Reagan Charles Cook

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I'm a tech marketer and creative consultant currently based in Los Angeles, California. I was born and raised in Ontario, Canada and studied Political Science and Economics at the University of Waterloo. More recently, I completed my Masters in International Relations and Communication from the University of Southern California. Outside of academia, my experience includes serving as an infantry officer in the Canadian Army, as well as several international work experiences. These include positions in corporate law in China, public affairs in Washington D.C. and environmental conservation in Australia.

I am currently working for a Silicon Beach software company in addition to working as an independent contractor.

My general areas of interest include international relations, social psychology and human behaviour.

I am also interested in technology, politics, economics, security studies, literature, film, fine art, physics, biology, history, design, agriculture, linguistics and education.

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Which Country is Unluckiest?

Poland.
 
1655: Sweden invades Poland with the help of the Tartars and Cossacks. Poland is devistated. A population of 10 million is reduced to 6 million. 
 
1700s: Russia, Prussia and Austria fight over Poland. They settle the dispute by dividing Poland into thirds.
 
1791: Catherine the Great invades Poland to break up its new democracy.
 
1793: Russia and Prussia take over half of what is left of Poland.
 
1795: Poland is non-existent for the next 123 years.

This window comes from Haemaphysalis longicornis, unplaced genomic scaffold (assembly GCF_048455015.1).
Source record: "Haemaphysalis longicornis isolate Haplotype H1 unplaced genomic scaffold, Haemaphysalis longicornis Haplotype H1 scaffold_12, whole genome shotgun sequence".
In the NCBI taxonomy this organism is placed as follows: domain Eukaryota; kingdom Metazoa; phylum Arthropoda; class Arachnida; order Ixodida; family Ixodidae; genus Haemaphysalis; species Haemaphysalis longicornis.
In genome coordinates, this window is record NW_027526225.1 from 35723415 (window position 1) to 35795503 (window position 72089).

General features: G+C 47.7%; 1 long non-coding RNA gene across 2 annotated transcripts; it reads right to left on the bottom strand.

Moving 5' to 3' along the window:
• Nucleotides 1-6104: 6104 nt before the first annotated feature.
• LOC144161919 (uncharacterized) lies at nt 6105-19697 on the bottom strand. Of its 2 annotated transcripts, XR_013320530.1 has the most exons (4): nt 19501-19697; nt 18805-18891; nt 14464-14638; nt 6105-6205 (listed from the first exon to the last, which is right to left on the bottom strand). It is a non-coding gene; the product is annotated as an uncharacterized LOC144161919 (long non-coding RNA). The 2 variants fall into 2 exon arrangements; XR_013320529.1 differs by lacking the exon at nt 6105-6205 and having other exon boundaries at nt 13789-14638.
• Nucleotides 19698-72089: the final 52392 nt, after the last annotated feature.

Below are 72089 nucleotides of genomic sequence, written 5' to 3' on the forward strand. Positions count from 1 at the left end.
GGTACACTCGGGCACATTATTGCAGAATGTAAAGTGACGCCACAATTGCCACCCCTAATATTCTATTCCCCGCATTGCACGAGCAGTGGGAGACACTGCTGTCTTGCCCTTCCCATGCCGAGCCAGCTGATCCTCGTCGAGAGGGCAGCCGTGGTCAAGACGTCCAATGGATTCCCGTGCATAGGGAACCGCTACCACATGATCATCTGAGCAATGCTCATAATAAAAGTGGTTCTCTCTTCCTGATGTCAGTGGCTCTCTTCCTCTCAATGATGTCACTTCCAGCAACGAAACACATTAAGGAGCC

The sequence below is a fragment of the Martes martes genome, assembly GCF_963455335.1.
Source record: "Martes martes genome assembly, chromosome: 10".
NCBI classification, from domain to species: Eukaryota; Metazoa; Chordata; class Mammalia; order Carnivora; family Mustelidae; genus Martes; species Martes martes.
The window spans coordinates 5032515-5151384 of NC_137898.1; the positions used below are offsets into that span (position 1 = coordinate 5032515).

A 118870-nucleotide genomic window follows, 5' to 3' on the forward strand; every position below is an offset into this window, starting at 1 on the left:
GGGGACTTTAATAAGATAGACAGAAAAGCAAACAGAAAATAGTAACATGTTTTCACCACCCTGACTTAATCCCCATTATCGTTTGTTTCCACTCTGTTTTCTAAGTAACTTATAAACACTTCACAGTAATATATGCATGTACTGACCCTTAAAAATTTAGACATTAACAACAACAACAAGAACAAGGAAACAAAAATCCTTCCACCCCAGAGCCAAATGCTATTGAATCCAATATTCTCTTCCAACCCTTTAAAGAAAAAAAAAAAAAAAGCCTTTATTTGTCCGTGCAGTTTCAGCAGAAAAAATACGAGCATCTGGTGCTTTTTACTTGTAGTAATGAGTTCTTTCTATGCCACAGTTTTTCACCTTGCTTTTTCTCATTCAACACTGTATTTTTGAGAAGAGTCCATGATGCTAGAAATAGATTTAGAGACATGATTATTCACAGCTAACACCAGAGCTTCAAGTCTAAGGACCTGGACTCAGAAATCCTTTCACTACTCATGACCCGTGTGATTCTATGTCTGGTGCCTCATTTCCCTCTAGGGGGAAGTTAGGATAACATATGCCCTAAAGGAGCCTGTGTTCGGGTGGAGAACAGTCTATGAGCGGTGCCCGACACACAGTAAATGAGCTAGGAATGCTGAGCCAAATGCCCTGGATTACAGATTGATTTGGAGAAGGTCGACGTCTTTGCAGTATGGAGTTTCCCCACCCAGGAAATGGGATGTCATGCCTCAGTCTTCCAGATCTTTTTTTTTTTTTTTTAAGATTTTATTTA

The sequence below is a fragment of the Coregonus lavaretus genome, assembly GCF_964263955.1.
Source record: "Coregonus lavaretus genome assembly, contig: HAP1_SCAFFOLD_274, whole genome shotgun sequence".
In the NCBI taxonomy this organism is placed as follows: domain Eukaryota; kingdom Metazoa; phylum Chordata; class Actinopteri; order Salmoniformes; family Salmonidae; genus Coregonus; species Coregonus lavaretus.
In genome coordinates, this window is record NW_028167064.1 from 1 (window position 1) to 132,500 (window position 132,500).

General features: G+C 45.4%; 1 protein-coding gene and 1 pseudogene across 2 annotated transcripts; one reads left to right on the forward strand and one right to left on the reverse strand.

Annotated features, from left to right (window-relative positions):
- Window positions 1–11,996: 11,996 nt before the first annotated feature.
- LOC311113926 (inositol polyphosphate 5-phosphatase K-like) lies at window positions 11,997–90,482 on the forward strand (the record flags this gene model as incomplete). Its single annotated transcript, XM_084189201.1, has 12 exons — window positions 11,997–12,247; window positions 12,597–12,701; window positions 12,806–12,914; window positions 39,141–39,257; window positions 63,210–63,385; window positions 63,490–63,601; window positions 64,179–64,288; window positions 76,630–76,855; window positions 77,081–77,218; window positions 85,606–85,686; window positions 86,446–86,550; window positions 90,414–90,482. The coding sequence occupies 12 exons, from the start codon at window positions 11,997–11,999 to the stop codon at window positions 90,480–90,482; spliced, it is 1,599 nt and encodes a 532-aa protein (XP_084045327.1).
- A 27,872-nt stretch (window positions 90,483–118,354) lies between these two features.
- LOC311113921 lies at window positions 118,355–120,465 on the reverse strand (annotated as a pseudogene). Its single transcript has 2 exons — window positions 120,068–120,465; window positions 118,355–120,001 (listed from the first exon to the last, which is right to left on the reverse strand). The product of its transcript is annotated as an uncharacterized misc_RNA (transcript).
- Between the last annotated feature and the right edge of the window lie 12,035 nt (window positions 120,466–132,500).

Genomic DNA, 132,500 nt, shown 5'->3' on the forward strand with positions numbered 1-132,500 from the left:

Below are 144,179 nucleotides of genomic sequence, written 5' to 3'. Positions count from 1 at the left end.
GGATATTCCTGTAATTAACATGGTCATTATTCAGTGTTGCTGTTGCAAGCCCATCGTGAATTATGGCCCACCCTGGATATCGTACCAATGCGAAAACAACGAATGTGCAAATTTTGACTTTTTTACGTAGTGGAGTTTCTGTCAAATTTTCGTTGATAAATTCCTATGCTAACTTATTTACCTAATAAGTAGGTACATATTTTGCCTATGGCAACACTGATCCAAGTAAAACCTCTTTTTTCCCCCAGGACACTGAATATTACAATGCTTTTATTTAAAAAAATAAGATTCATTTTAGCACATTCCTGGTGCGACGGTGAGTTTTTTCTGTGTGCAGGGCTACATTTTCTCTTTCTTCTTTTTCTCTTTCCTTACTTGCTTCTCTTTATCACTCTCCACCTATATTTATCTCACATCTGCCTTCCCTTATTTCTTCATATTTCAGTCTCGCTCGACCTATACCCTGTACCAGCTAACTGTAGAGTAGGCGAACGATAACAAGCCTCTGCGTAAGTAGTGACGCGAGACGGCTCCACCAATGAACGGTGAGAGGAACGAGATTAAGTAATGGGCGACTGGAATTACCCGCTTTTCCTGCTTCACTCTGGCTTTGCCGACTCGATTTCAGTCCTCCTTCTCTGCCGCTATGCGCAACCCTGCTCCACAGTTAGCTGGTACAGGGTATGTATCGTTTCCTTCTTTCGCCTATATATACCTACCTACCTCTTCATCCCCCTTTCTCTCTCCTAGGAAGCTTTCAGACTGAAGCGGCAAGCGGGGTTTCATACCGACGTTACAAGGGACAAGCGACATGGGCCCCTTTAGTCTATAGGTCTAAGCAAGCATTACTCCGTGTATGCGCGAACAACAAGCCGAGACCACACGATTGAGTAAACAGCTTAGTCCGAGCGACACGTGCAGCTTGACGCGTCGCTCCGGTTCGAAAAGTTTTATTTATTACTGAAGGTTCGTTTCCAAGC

1870s: Russia attempts to eradicate Polish culture, making Russian the official language in the Russian partition. Prussia does the same in their portion of Poland.  
 
1890s: Poland experiences mass emigration due to poverty. Four million out of 22 million Poles emigrate to the United States.  This good luck for America.  
 
1915: World War I: Poland becomes a front. Poles were forced into the Russian, German, and Austrian armies and forced to fight against one another.

1919: The Polish-Soviet War.
 
1926: Pilsudski makes himself dictator of Poland.
 
1930s: Poland signs a nonaggression pacts with Germany and the Soviet Union.
 
1939: Germany and the Soviet Union sign a nonaggression pact.
 
1939: Hitler and the Soviet Union invade Poland. Mass arrests, executions, and exiles begin.

1940: The Katyn Massacre was a mass execution of Polish nationals carried out by the Soviet secret police. The massacre was approved by Stalin. The number of victims is estimated at about 22,000, 
 
1941: Poland remains under the Nazi regime for the next three years. Many Poles are deported to labor camps. The Polish intelligentsia are executed. The Germans exterminate Poland’s three million Jews.